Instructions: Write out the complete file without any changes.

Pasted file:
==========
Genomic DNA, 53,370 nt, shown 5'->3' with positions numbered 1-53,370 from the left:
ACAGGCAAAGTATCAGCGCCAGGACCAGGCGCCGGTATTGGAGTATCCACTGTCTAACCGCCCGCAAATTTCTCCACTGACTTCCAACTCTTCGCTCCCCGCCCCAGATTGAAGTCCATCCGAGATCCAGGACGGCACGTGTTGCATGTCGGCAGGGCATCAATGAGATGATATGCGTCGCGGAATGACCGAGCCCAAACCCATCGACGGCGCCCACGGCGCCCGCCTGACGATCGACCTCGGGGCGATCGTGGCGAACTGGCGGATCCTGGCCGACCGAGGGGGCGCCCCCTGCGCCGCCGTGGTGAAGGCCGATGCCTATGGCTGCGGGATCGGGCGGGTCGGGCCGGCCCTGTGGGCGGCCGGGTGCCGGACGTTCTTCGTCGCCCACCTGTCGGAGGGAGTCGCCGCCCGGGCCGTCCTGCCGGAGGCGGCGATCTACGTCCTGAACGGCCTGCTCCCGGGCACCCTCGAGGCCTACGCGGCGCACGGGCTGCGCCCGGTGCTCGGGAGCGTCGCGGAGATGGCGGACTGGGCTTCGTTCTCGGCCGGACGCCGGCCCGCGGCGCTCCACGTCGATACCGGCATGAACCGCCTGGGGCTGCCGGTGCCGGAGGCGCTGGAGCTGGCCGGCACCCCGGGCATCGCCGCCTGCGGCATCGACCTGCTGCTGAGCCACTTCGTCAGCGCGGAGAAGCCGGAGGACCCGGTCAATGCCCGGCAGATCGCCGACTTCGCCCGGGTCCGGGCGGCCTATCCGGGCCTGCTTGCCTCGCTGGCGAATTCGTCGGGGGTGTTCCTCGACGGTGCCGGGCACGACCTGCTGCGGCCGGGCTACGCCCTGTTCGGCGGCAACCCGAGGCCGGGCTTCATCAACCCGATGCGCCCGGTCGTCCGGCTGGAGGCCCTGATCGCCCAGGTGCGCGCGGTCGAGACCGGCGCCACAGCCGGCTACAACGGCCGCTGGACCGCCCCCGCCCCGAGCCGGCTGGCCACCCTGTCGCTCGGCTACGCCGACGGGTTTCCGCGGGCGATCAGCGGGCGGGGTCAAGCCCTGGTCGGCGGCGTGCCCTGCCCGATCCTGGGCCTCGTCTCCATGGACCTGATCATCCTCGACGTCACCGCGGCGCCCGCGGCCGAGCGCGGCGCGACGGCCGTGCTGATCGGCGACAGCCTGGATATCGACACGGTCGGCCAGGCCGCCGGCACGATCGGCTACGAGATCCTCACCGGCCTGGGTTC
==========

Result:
Genomic DNA, 53,370 nt, shown 5'->3' with positions numbered 1-53,370 from the left:
ACAGGCAAAGTATCAGCGCCAGGACCAGGCGCCGGTATTGGAGTATCCACTGTCTAACCGCCCGCAAATTTCTCCACTGACTTCCAACTCTTCGCTCCCCGCCCCAGATTGAAGTCCATCCGAGATCCAGGACGGCACGTGTTGCATGTCGGCAGGGCATCAATGAGATGATATGCGTCGCGGAATGACCGAGCCCAAACCCATCGACGGCGCCCACGGCGCCCGCCTGACGATCGACCTCGGGGCGATCGTGGCGAACTGGCGGATCCTGGCCGACCGAGGGGGCGCCCCCTGCGCCGCCGTGGTGAAGGCCGATGCCTATGGCTGCGGGATCGGGCGGGTCGGGCCGGCCCTGTGGGCGGCCGGGTGCCGGACGTTCTTCGTCGCCCACCTGTCGGAGGGAGTCGCCGCCCGGGCCGTCCTGCCGGAGGCGGCGATCTACGTCCTGAACGGCCTGCTCCCGGGCACCCTCGAGGCCTACGCGGCGCACGGGCTGCGCCCGGTGCTCGGGAGCGTCGCGGAGATGGCGGACTGGGCTTCGTTCTCGGCCGGACGCCGGCCCGCGGCGCTCCACGTCGATACCGGCATGAACCGCCTGGGGCTGCCGGTGCCGGAGGCGCTGGAGCTGGCCGGCACCCCGGGCATCGCCGCCTGCGGCATCGACCTGCTGCTGAGCCACTTCGTCAGCGCGGAGAAGCCGGAGGACCCGGTCAATGCCCGGCAGATCGCCGACTTCGCCCGGGTCCGGGCGGCCTATCCGGGCCTGCTTGCCTCGCTGGCGAATTCGTCGGGGGTGTTCCTCGACGGTGCCGGGCACGACCTGCTGCGGCCGGGCTACGCCCTGTTCGGCGGCAACCCGAGGCCGGGCTTCATCAACCCGATGCGCCCGGTCGTCCGGCTGGAGGCCCTGATCGCCCAGGTGCGCGCGGTCGAGACCGGCGCCACAGCCGGCTACAACGGCCGCTGGACCGCCCCCGCCCCGAGCCGGCTGGCCACCCTGTCGCTCGGCTACGCCGACGGGTTTCCGCGGGCGATCAGCGGGCGGGGTCAAGCCCTGGTCGGCGGCGTGCCCTGCCCGATCCTGGGCCTCGTCTCCATGGACCTGATCATCCTCGACGTCACCGCGGCGCCCGCGGCCGAGCGCGGCGCGACGGCCGTGCTGATCGGCGACAGCCTGGATATCGACACGGTCGGCCAGGCCGCCGGCACGATCGGCTACGAGATCCTCACCGGCCTGGGTTC